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Liquidity network effect

Uber filed its S-1 last week in anticipation of going public in May. The WSJ reported on it, here. These are always interesting documents because you get access to previously private information. Here we can see that Uber’s ride-hailing market share in the US is down to 67% (as of February 2019) from 78% two years earlier. Revenue from this business line — which is the company’s biggest — also seems to have levelled off (chart from the WSJ):

The ride-hailing business today has become a commodity. A lot of people, myself included, simply check to see which service is the cheapest (usually it’s Uber vs. Lyft). So this space feels to me like a giant race to build the biggest network and get to something new, whether that be autonomous vehicles or delivery drones. Uber calls this creating a “liquidity network effect.” Here’s an excerpt from the S-1:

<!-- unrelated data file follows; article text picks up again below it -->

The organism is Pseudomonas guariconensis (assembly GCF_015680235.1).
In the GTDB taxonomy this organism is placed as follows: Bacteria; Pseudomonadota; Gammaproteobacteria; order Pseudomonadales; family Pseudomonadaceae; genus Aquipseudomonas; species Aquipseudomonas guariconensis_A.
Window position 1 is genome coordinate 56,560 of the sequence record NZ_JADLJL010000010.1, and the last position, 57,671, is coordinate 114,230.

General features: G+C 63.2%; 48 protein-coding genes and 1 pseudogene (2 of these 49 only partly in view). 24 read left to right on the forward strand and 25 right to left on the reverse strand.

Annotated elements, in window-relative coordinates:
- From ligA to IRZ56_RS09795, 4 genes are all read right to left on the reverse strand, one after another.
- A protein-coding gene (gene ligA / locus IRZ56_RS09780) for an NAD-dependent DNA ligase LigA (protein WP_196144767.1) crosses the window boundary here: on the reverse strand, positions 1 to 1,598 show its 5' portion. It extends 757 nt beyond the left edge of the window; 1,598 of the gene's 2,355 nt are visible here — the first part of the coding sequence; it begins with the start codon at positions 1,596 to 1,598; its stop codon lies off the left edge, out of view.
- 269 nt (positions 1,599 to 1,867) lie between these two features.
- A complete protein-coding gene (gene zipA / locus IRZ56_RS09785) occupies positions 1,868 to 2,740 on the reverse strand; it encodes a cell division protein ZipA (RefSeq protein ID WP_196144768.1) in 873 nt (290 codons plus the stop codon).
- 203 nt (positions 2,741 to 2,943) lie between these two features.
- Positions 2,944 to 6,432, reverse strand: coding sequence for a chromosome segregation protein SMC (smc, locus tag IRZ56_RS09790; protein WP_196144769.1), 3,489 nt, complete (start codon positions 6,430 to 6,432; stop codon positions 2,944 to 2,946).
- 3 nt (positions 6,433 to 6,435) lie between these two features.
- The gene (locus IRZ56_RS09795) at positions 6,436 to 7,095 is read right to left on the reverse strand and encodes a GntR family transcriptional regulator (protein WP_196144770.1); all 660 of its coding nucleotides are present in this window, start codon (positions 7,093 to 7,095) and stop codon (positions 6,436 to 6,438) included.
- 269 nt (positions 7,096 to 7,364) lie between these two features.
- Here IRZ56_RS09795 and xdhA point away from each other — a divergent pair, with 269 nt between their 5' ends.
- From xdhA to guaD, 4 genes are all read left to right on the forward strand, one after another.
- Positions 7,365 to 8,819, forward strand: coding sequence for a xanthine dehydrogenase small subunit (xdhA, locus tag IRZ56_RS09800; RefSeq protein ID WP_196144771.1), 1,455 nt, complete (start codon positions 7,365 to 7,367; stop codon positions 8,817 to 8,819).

We have a massive, efficient, and intelligent network consisting of tens of millions of Drivers, consumers, restaurants, shippers, carriers, and dockless e-bikes and e-scooters, as well as underlying data, technology, and shared infrastructure. Our network becomes smarter with every trip. In over 700 cities around the world, our network powers movement at the touch of a button for millions, and we hope eventually billions, of people. We have massive network scale and liquidity, with 1.5 billion Trips and an average wait time of five minutes for a rider to be picked up by a Driver in the quarter ended December 31, 2018. Every node we add to our network increases liquidity, and we intend to continue to add more Drivers, consumers, restaurants, shippers, carriers, and dockless e-bikes and e-scooters. We also hope to add autonomous vehicles, delivery drones, and vertical takeoff and landing vehicles to our network, along with other future innovations. Our strategy is to create the largest network in each market so that we can have the greatest liquidity network effect, which we believe leads to a margin advantage.

If you’d like to download a full copy of their filing, click here.

1 Comment so far

  1. Pingback: Who is driving less | BRANDON DONNELLY

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